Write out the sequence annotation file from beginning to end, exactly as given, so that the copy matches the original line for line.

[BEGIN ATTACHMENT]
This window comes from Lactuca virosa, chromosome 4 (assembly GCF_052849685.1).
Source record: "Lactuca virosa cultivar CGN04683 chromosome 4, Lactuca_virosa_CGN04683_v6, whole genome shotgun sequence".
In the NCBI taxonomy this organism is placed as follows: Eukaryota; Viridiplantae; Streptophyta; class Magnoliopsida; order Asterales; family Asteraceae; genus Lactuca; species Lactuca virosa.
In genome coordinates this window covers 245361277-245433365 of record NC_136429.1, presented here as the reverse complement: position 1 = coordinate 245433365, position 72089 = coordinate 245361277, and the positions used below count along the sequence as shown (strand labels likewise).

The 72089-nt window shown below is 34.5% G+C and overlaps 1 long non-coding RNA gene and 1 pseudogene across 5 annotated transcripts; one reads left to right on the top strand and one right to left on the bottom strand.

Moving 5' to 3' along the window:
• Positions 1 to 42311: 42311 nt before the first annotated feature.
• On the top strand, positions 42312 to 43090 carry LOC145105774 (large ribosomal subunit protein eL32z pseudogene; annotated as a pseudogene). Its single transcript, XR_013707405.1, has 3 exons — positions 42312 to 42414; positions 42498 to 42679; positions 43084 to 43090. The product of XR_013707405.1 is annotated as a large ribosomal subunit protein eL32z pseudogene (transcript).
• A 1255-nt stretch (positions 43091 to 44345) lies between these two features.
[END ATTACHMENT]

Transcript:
This window comes from Lactuca virosa, chromosome 4 (assembly GCF_052849685.1).
Source record: "Lactuca virosa cultivar CGN04683 chromosome 4, Lactuca_virosa_CGN04683_v6, whole genome shotgun sequence".
In the NCBI taxonomy this organism is placed as follows: Eukaryota; Viridiplantae; Streptophyta; class Magnoliopsida; order Asterales; family Asteraceae; genus Lactuca; species Lactuca virosa.
In genome coordinates this window covers 245361277-245433365 of record NC_136429.1, presented here as the reverse complement: position 1 = coordinate 245433365, position 72089 = coordinate 245361277, and the positions used below count along the sequence as shown (strand labels likewise).

The 72089-nt window shown below is 34.5% G+C and overlaps 1 long non-coding RNA gene and 1 pseudogene across 5 annotated transcripts; one reads left to right on the top strand and one right to left on the bottom strand.

Moving 5' to 3' along the window:
• Positions 1 to 42311: 42311 nt before the first annotated feature.
• On the top strand, positions 42312 to 43090 carry LOC145105774 (large ribosomal subunit protein eL32z pseudogene; annotated as a pseudogene). Its single transcript, XR_013707405.1, has 3 exons — positions 42312 to 42414; positions 42498 to 42679; positions 43084 to 43090. The product of XR_013707405.1 is annotated as a large ribosomal subunit protein eL32z pseudogene (transcript).
• A 1255-nt stretch (positions 43091 to 44345) lies between these two features.